Without a doubt, my passion for photography is borne from a love for, and fascination in the natural world. It has also shaped my professional life, having been working in nature conservation for almost three decades. Working for various international NGOs has taken me to some fascinating and beautiful parts of the world and, when I started on this path, it seemed only natural to try and capture some of this beauty. Photography was an obvious format to use and so, about twenty years ago, I bought a Canon EOS 300 camera (a film camera which I still have but, sadly no-longer use) and began trying to translate the world around me onto film.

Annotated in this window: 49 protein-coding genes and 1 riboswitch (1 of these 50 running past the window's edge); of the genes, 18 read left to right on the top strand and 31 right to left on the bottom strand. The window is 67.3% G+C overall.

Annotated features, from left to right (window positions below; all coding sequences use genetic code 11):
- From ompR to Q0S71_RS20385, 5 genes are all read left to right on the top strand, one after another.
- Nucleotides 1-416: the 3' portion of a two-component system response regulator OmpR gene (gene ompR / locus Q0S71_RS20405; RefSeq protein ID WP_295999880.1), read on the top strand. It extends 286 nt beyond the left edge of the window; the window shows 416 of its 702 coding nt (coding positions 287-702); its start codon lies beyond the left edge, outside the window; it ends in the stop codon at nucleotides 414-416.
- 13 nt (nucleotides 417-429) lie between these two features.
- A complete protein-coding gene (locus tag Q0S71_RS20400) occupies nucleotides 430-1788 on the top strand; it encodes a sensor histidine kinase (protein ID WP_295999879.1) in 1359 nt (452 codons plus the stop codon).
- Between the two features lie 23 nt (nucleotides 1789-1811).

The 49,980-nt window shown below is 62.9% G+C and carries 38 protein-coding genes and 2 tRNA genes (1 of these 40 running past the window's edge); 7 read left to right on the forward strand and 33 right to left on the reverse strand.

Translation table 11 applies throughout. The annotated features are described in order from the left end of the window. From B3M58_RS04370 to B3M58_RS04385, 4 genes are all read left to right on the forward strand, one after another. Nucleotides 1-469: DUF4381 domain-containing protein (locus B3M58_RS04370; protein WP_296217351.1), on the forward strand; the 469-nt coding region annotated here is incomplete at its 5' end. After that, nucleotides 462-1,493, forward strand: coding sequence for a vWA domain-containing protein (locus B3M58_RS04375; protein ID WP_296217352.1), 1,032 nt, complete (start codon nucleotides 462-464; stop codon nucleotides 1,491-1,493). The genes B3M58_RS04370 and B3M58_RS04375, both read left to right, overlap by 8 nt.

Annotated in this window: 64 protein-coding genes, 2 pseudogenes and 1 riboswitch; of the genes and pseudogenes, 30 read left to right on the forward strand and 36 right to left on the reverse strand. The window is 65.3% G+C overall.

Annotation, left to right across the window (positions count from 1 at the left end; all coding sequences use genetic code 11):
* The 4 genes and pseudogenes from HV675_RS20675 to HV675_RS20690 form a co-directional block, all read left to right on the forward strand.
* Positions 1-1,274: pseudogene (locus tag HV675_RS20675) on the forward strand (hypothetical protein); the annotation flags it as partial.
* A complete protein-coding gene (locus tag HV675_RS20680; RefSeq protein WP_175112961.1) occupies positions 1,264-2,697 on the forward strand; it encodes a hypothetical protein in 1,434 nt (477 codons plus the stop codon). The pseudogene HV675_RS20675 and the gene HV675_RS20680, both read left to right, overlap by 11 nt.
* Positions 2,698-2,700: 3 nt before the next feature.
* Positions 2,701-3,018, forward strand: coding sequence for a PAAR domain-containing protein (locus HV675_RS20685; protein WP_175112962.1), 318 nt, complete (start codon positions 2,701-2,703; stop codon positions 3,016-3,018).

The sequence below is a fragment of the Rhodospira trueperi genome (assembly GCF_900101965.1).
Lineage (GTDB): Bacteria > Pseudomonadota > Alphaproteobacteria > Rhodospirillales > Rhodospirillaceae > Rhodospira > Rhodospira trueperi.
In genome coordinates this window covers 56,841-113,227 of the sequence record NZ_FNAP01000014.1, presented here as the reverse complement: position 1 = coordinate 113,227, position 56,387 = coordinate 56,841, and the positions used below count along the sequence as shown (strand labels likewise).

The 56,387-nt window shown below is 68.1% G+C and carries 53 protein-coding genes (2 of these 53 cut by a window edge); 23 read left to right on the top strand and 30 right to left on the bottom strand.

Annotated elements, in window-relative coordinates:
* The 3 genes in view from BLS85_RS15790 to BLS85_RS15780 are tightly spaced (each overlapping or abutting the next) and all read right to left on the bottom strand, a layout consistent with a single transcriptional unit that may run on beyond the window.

I stuck with that camera for about 10 years and there is a cupboard in my parent’s house that is full of old slides and negatives. However, when I met some photographers (far better than me) in Malaysia, I was persuaded to go digital and so, sticking with Canon, I bought a 50D and a 100-400mm lens. Since then, I have upgraded to a 6D (which was stolen last year from the base-camp on Mount Kazbeg, in Georgia) and then, about a year ago, to the impressive (but pricey) 5D Mark IV.
Currently, I find myself taking some time-out from work in order to build a portfolio and evolve my photography skills. This hiatus from a regular income cannot last for ever (or, indeed, much longer) and I am looking for ways to bring photography into my professional life in a more formal way; a way for my photographs to become a tool for helping biodiversity conservation.